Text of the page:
On January 20, 2020, Governor Murphy signed into law a series of legislative packages aimed at combating worker misclassification and exploitation. These bills will bolster an already-aggressive state department of labor that has the independent contractor model squarely in its sights.
Misclassification is the practice of improperly classifying workers as independent contractors instead of employees. Doing so can result in substantial savings to the company – the purported-employer – since the worker is not provided with employee benefits, such as health benefits, retirement contributions and paid time off. It also allows the company to avoid payroll taxes, unemployment contributions and the cost of carrying workers’ compensation coverage for such workers. Opponents of the independent contractor model argue that misclassification robs workers of employment protections and benefits and allows companies to abuse them by requiring them to work long hours without the protection of minimum wage and overtime requirements. Many in favor of independent contractor relationships believe New Jersey has and continues to go too far in its pursuit to stamp out the model and ignores the reality of a changing workforce that values its ability to operate independently outside of the traditional employer-employee relationship. For now, the opponents are carrying the day as evidenced by the new laws signed into effect on January 20.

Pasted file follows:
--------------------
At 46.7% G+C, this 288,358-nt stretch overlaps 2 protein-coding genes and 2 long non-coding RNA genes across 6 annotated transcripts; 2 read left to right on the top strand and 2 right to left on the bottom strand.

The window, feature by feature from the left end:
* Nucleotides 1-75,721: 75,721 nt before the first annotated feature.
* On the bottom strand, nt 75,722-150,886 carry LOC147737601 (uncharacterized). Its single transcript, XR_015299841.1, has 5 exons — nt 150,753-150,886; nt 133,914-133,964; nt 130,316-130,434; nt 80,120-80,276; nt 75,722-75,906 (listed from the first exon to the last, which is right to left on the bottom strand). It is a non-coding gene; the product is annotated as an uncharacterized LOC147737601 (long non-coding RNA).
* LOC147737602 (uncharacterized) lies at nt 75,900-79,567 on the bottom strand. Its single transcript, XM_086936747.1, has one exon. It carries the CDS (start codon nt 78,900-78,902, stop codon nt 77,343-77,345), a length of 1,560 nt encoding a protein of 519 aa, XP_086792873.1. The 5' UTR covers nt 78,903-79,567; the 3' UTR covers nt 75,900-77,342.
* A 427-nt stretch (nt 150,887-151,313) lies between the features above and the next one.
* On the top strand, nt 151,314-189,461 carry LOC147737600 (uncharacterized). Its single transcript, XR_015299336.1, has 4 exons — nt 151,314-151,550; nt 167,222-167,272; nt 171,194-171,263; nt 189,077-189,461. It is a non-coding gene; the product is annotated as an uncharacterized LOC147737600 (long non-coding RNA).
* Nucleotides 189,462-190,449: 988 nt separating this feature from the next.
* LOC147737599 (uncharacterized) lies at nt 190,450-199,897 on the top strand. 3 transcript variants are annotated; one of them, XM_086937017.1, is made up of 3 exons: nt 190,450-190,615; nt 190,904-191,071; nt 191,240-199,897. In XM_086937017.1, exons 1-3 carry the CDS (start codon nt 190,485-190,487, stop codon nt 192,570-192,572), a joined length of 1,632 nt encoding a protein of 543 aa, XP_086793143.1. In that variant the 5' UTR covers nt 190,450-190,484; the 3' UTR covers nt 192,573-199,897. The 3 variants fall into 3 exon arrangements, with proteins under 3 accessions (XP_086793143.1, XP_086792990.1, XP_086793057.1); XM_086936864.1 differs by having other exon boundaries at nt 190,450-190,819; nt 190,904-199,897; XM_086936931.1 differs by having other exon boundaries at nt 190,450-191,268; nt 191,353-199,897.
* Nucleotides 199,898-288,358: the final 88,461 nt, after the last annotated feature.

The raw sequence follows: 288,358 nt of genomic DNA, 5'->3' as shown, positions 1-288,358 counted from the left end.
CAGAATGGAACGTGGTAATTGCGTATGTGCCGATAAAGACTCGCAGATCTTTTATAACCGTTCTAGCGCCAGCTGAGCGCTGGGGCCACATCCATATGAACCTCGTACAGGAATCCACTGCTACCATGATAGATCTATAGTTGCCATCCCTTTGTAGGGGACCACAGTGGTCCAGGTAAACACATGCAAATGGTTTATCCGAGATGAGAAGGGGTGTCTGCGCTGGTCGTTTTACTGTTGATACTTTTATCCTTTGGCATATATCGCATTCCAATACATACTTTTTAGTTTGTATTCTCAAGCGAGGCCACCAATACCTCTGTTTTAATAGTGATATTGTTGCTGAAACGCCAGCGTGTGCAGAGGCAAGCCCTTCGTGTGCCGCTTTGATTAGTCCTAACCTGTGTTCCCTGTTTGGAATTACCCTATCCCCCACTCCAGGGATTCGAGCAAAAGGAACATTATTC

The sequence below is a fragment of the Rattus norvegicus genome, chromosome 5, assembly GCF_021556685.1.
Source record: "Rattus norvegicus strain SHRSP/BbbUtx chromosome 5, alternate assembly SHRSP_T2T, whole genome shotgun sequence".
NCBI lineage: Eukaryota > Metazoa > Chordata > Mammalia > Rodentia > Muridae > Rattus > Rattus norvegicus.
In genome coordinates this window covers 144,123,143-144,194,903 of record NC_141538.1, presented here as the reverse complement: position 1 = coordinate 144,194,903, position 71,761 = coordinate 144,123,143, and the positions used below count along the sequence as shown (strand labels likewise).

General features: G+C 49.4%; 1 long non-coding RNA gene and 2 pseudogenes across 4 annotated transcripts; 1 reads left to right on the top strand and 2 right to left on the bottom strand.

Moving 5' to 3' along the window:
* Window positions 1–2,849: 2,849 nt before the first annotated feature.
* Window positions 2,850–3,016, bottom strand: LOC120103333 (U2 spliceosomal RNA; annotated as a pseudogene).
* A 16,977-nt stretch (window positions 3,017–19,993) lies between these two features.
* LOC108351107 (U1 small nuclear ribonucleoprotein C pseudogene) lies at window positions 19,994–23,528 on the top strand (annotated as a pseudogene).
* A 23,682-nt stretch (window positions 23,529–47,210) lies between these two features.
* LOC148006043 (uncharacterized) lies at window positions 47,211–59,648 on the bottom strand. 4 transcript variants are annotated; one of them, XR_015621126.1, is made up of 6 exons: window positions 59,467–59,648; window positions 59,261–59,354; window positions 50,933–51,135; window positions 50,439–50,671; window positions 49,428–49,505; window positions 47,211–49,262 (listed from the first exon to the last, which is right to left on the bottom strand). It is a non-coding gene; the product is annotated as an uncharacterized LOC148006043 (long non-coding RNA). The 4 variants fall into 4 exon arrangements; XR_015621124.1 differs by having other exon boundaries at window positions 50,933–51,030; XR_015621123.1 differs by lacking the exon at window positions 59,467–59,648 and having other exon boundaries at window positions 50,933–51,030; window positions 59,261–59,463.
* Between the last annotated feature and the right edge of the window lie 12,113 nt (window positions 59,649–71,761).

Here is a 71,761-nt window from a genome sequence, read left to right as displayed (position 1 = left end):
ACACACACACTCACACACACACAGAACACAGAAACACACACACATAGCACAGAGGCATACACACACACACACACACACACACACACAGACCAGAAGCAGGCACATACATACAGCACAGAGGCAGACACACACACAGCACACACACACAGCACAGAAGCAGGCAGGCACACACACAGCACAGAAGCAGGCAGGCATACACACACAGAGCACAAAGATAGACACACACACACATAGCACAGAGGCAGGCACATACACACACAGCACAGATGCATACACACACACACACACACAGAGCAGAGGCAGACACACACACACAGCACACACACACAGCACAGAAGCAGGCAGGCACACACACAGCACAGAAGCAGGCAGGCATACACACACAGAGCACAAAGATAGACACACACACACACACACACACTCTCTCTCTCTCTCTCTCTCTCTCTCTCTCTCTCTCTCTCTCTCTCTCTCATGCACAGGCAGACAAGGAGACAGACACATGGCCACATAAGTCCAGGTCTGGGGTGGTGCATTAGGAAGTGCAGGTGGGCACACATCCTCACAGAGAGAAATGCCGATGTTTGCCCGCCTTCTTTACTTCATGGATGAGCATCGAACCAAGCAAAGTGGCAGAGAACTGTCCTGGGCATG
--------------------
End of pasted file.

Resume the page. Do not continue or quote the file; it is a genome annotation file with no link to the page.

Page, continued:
The action taken by Governor Murphy was the culmination of a concerted effort between his administration and the New Jersey Department of Labor and Workforce Development (NJDOL) that began in 2018. On May 3, 2018, the Governor issued Executive Order No. 25, which established a Task Force on Employee Misclassification. The Task Force released a report in July 2019 finding that the practice of misclassification increased by 40% over the last 10 years. According to the report, in 2018, more than 12,000 workers were misclassified, leading to an estimated $462 million in underreported wages. The below bills are the Governor’s strong response to the Task Force’s findings and he held no punches in signing them -- “I am proud to sign these bills today to curb this unethical and illegal practice that hurts our working families and exploits New Jersey workers.”
STOP WORK ORDERS (BILL A5838)
The Commissioner for the NJDOL now is empowered to issue a stop-work orders and shut down businesses found in violation of any State wage, benefit and tax law, including misclassifying employees. The NJDOL is authorized to assess a civil penalty up to $5,000 for each day an employer conducts business in violation of the stop-work order.
To enforce stop-work orders, and to enhance investigations, employers under investigation must provide access to the workplace and provide any necessary records requested by the NJDOL. Employers who fail do so are subject to minimum fines of $1,000 and are guilty of a disorderly person’s offense.
MISCLASSIFICATION PENALTIES (BILL A5839)
Any employers found to misclassify their employees will be assessed an administrative “misclassification penalty” of up to $250 per misclassified employee for the first violation, and up to $1,000 per misclassified employee for each subsequent violation. The NJDOL may treat each workweek as a separate violation for penalty purposes.
The amount of the misclassification penalty will depend on the following statutory factors: (1) prior violations by the employer; (2) the seriousness of the violation; (3) the employer’s good faith; and (4) the size of the employer.
In addition to the “misclassification penalty,” an employer is required to pay a penalty to the misclassified workers of not more than 5% of the workers’ gross earnings over the past twelve months. The employer may be required to make these payments directly to the NJDOL to be held in a special trust for the workers or to pay the affected workers directly.